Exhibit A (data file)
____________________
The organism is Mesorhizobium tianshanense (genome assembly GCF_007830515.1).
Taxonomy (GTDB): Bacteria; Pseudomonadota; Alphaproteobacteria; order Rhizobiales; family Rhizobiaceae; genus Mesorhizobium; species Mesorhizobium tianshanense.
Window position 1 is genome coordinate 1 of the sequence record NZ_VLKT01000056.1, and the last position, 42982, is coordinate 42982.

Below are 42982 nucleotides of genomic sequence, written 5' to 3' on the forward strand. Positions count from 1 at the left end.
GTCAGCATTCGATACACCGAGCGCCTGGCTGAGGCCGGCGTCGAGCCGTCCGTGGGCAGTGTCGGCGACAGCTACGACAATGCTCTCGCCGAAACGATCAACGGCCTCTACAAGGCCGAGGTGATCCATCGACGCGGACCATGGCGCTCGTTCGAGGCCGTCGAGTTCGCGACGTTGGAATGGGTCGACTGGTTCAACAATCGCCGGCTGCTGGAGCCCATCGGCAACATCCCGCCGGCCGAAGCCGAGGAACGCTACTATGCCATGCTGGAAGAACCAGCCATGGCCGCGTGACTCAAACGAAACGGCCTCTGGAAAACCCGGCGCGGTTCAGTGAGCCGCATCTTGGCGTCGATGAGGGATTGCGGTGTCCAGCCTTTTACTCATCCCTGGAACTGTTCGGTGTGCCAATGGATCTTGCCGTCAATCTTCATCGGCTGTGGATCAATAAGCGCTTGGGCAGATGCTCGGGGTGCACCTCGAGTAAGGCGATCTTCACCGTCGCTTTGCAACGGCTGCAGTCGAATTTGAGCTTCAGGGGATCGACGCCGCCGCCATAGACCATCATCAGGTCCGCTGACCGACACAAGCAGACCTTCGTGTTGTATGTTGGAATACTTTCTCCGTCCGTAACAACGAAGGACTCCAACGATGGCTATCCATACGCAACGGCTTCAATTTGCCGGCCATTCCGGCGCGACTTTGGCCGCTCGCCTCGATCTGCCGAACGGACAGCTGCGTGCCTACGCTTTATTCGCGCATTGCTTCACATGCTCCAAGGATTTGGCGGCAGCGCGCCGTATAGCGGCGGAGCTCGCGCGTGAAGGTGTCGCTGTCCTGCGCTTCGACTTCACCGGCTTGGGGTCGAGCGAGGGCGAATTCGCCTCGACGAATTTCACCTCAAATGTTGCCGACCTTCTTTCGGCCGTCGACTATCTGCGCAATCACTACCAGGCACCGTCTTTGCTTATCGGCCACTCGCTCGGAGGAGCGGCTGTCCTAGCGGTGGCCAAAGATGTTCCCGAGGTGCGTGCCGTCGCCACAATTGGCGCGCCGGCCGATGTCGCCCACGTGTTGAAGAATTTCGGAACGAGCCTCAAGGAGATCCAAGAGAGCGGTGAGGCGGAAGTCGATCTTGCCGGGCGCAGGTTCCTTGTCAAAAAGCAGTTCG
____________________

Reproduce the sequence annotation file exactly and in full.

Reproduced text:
The organism is Mesorhizobium tianshanense (genome assembly GCF_007830515.1).
Taxonomy (GTDB): Bacteria; Pseudomonadota; Alphaproteobacteria; order Rhizobiales; family Rhizobiaceae; genus Mesorhizobium; species Mesorhizobium tianshanense.
Window position 1 is genome coordinate 1 of the sequence record NZ_VLKT01000056.1, and the last position, 42982, is coordinate 42982.

Below are 42982 nucleotides of genomic sequence, written 5' to 3' on the forward strand. Positions count from 1 at the left end.
GTCAGCATTCGATACACCGAGCGCCTGGCTGAGGCCGGCGTCGAGCCGTCCGTGGGCAGTGTCGGCGACAGCTACGACAATGCTCTCGCCGAAACGATCAACGGCCTCTACAAGGCCGAGGTGATCCATCGACGCGGACCATGGCGCTCGTTCGAGGCCGTCGAGTTCGCGACGTTGGAATGGGTCGACTGGTTCAACAATCGCCGGCTGCTGGAGCCCATCGGCAACATCCCGCCGGCCGAAGCCGAGGAACGCTACTATGCCATGCTGGAAGAACCAGCCATGGCCGCGTGACTCAAACGAAACGGCCTCTGGAAAACCCGGCGCGGTTCAGTGAGCCGCATCTTGGCGTCGATGAGGGATTGCGGTGTCCAGCCTTTTACTCATCCCTGGAACTGTTCGGTGTGCCAATGGATCTTGCCGTCAATCTTCATCGGCTGTGGATCAATAAGCGCTTGGGCAGATGCTCGGGGTGCACCTCGAGTAAGGCGATCTTCACCGTCGCTTTGCAACGGCTGCAGTCGAATTTGAGCTTCAGGGGATCGACGCCGCCGCCATAGACCATCATCAGGTCCGCTGACCGACACAAGCAGACCTTCGTGTTGTATGTTGGAATACTTTCTCCGTCCGTAACAACGAAGGACTCCAACGATGGCTATCCATACGCAACGGCTTCAATTTGCCGGCCATTCCGGCGCGACTTTGGCCGCTCGCCTCGATCTGCCGAACGGACAGCTGCGTGCCTACGCTTTATTCGCGCATTGCTTCACATGCTCCAAGGATTTGGCGGCAGCGCGCCGTATAGCGGCGGAGCTCGCGCGTGAAGGTGTCGCTGTCCTGCGCTTCGACTTCACCGGCTTGGGGTCGAGCGAGGGCGAATTCGCCTCGACGAATTTCACCTCAAATGTTGCCGACCTTCTTTCGGCCGTCGACTATCTGCGCAATCACTACCAGGCACCGTCTTTGCTTATCGGCCACTCGCTCGGAGGAGCGGCTGTCCTAGCGGTGGCCAAAGATGTTCCCGAGGTGCGTGCCGTCGCCACAATTGGCGCGCCGGCCGATGTCGCCCACGTGTTGAAGAATTTCGGAACGAGCCTCAAGGAGATCCAAGAGAGCGGTGAGGCGGAAGTCGATCTTGCCGGGCGCAGGTTCCTTGTCAAAAAGCAGTTCG